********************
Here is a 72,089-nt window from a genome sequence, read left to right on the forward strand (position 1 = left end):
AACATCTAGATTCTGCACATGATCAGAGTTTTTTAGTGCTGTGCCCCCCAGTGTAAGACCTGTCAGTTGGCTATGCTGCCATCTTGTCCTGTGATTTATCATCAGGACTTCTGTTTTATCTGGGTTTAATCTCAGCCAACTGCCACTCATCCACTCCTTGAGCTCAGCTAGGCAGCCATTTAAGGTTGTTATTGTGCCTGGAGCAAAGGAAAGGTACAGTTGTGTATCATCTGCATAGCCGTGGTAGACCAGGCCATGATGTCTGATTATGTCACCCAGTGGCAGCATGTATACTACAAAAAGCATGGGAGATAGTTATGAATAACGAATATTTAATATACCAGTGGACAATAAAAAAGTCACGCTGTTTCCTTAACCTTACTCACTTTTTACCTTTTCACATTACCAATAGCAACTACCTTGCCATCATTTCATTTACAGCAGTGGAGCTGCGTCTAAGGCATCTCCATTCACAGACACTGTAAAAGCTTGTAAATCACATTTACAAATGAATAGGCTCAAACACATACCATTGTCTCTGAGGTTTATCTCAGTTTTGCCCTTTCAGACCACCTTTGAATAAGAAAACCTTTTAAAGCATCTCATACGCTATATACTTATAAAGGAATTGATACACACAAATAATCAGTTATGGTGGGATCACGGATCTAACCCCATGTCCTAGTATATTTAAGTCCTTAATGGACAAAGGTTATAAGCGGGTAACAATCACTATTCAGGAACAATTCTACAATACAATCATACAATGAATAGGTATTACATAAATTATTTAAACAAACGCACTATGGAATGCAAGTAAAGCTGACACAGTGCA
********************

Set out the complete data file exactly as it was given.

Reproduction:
Here is a 72,089-nt window from a genome sequence, read left to right on the forward strand (position 1 = left end):
AACATCTAGATTCTGCACATGATCAGAGTTTTTTAGTGCTGTGCCCCCCAGTGTAAGACCTGTCAGTTGGCTATGCTGCCATCTTGTCCTGTGATTTATCATCAGGACTTCTGTTTTATCTGGGTTTAATCTCAGCCAACTGCCACTCATCCACTCCTTGAGCTCAGCTAGGCAGCCATTTAAGGTTGTTATTGTGCCTGGAGCAAAGGAAAGGTACAGTTGTGTATCATCTGCATAGCCGTGGTAGACCAGGCCATGATGTCTGATTATGTCACCCAGTGGCAGCATGTATACTACAAAAAGCATGGGAGATAGTTATGAATAACGAATATTTAATATACCAGTGGACAATAAAAAAGTCACGCTGTTTCCTTAACCTTACTCACTTTTTACCTTTTCACATTACCAATAGCAACTACCTTGCCATCATTTCATTTACAGCAGTGGAGCTGCGTCTAAGGCATCTCCATTCACAGACACTGTAAAAGCTTGTAAATCACATTTACAAATGAATAGGCTCAAACACATACCATTGTCTCTGAGGTTTATCTCAGTTTTGCCCTTTCAGACCACCTTTGAATAAGAAAACCTTTTAAAGCATCTCATACGCTATATACTTATAAAGGAATTGATACACACAAATAATCAGTTATGGTGGGATCACGGATCTAACCCCATGTCCTAGTATATTTAAGTCCTTAATGGACAAAGGTTATAAGCGGGTAACAATCACTATTCAGGAACAATTCTACAATACAATCATACAATGAATAGGTATTACATAAATTATTTAAACAAACGCACTATGGAATGCAAGTAAAGCTGACACAGTGCA